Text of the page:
The heart and soul of public education, however, was that the public schools would be administered as a public good, like fire departments and roads. Everyone paid for them, everyone could use them, and everyone could in theory claim a right to co-control them. Even if your house didn’t catch fire, in other words, you paid taxes to support the firefighters. And even if you didn’t drive a car, you paid to maintain the public roads. And those firefighters and road crews were under the supervision of CONTINUE READING: How to Kill Public Schools – I Love You but You're Going to Hell

Betsy DeVos wants $5 billion, Should we Oblige? | Cloaking Inequity

Betsy DeVos wants $5 billion, Should we Oblige? | Cloaking Inequity


Betsy DeVos just proposed a $5 billion school choice proposal, asking the Congress for a national tax credit scholarship program that would allow parents to send their children to a private K-12 school of their choice. What are the particulars? She does not use the word “voucher” (likely because voters keep turning back the approach), but instead uses “education savings accounts.” Essentially, the tax dollars are redirected into “scholarship” US News describes this launderific approach,
Individual donors would be able to contribute up to 10 percent of their adjusted gross income to a scholarship-granting organization approved by a state, and businesses would be able to contribute up to 5 percent of their net taxable income.
It’s already a switcheroo that is being used at the state level. The financial malfeasance associated with Arizona and Florida’s “education scholarship accounts” has been notorious. The Chattanoogan reports,
Fraud, accountability and transparency have been persistent negative problems associated with the implementation of ESA programs. As reported in the Arizona Republic, an October 2018 audit by the Arizona Attorney General found that more than $700,000 was misspent on any number unrelated items such as beauty supplies, sports apparel, computer technical needs, and unwarranted spending outside of the needs of students. Fraud has grown so rampant in Florida that for the last two years the Orlando Sentinel has run a series entitled, Schools Without Rules, where they have documented the effects of unlicensed and untrained educators, mismanagement of funds, failure to pay teachers and pecuniary expenses, and inadequate services provided to special needs students along with a wide assortment of unmet and unfulfilled assurances.

Furthermore, Michelman summarizes the lack of student success associated with vouchers and ESAs. While Oscar Jimenez-CastellanosWilliam J. Mathis, and Kevin G. Welner discuss the problematic legal implications.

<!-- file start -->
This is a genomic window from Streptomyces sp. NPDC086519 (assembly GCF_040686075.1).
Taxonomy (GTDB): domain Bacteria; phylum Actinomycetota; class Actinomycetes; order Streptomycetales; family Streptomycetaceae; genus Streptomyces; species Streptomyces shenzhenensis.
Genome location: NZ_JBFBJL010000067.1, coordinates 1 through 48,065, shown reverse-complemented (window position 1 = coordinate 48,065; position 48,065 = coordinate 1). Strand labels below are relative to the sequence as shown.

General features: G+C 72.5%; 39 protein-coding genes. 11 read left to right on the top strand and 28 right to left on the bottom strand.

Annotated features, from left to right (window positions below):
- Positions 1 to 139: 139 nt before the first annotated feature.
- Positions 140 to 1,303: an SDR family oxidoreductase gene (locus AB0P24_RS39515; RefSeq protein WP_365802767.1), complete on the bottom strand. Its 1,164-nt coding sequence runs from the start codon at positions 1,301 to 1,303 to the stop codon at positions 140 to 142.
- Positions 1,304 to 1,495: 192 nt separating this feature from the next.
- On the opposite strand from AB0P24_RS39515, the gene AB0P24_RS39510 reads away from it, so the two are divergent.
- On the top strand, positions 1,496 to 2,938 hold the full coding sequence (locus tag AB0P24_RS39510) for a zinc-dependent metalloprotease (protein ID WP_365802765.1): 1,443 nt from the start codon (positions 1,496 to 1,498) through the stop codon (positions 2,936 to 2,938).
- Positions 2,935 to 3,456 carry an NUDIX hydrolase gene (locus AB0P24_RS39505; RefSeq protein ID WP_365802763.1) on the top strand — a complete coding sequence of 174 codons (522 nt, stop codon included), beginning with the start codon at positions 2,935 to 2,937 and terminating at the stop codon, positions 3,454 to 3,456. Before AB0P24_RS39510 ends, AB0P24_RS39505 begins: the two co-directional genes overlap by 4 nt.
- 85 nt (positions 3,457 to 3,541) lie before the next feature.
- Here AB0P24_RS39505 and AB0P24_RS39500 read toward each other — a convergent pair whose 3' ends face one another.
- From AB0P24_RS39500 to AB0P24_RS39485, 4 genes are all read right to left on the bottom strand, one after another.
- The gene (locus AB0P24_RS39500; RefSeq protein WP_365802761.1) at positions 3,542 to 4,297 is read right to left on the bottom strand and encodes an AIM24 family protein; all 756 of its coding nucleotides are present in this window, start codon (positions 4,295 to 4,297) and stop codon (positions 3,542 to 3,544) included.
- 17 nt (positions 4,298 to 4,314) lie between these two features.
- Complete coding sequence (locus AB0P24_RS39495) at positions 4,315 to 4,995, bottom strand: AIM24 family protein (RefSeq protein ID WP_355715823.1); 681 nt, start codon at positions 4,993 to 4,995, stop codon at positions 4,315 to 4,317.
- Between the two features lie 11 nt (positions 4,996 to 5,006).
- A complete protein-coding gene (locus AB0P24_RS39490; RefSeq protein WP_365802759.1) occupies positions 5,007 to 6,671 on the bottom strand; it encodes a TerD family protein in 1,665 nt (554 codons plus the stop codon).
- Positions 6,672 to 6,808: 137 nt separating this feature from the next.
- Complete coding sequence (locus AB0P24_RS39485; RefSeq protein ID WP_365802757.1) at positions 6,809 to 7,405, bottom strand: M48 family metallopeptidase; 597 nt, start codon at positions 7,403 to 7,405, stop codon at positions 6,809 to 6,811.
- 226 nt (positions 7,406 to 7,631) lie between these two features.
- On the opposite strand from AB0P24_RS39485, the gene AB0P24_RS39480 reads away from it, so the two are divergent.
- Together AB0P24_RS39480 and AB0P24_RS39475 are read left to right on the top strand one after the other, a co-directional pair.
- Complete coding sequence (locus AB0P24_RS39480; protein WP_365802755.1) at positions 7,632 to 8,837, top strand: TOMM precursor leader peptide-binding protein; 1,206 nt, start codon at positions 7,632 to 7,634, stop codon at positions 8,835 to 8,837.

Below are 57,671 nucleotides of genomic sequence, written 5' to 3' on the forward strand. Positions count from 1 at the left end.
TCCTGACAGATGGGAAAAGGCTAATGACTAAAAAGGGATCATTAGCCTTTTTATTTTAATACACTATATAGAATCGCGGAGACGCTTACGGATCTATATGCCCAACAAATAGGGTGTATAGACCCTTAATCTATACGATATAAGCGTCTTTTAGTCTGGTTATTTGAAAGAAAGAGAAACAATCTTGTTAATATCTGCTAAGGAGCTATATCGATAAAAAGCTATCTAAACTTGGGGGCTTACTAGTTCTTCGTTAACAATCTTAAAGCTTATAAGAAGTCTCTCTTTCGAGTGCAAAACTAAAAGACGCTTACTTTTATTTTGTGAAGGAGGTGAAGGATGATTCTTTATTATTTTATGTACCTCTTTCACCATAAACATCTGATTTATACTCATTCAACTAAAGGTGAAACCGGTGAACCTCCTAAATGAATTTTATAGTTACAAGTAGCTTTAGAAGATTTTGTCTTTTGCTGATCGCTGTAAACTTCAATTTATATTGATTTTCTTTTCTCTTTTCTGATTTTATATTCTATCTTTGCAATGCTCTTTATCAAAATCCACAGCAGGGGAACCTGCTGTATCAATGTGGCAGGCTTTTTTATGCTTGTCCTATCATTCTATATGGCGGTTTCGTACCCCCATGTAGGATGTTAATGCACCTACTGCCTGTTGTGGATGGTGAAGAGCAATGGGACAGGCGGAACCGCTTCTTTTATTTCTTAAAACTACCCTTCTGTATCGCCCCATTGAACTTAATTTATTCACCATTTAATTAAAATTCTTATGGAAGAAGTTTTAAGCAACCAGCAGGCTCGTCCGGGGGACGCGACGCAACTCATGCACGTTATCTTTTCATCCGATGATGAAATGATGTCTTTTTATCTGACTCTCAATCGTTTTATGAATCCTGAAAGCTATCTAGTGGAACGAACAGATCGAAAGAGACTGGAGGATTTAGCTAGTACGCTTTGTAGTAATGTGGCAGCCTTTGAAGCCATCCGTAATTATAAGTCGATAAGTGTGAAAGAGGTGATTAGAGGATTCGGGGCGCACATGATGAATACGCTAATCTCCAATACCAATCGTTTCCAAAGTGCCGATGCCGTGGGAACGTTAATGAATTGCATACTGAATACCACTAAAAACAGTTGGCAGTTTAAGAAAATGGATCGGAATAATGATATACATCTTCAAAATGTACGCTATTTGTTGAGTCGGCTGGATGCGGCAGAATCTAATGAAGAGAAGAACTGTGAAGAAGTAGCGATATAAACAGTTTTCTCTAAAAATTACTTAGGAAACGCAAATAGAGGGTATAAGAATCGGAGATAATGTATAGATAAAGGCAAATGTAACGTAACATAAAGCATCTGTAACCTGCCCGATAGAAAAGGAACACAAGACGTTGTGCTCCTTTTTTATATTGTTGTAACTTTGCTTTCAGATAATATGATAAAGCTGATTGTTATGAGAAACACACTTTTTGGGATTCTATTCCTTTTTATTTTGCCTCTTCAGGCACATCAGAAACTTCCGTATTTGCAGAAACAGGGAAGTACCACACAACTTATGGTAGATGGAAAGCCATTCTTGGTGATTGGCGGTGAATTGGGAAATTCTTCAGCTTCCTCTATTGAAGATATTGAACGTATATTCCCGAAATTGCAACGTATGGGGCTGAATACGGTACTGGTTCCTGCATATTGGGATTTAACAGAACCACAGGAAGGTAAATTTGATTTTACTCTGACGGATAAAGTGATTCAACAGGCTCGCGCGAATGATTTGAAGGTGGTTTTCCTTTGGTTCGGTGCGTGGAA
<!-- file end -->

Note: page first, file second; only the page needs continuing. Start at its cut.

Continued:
To be frank, Betsy’s proposal is likely DOA in the US House and even perhaps the US Senate. US News posits,
…the proposal faces a steep uphill battle in Congress, where Democrats now control the House of Representatives and even the more moderate Republicans in the Senate, including Sen. Susan Collins of Maine and Sen. Lisa Murkowski of Alaska, have been wary of school choice policies that originate at the federal level.
I had the chance to talk with NPR’s Marketplace about the proposal for 20 minutes last week. Here is the 2-minute program where they probably used the least interesting 5 seconds of our conversation (just being honest).
DeVos is up to exactly what everyone said she would be up to, in fact, Trump promised $20 billion for school choice during his campaign.
Researchers and civil rights organizations are taking notice. I am honored to relay that I have been asked to join a new a new initiative called Public Funds Public Schools (PFPS). This will encompass will involve a collaboration with the Education Law Center, as well as colleagues at the Southern Poverty Law Center. This startup initiative will engage with issues of vouchers and other uses of public funds to private education. While PFPS will be primarily law-focused, researchers will be closely connected to almost all of the group’s initiatives. They have invited a short list of a dozen researchers whose work concerns domestic and international vouchers. Stay tuned for more information as it becomes available.
They asked me to give them a summary of my work on vouchers to apply to join the initiative, so I’d like to list those resources for you here.

Peer-Reviewed articles

Portales, J., & Vasquez Heilig, J. (2015). Understanding universal vouchers and urban public schools in Santiago de Chile: Educational administrators’ responses to choice. Multidisciplinary Journal of Educational Research, 5(2), 194-237.*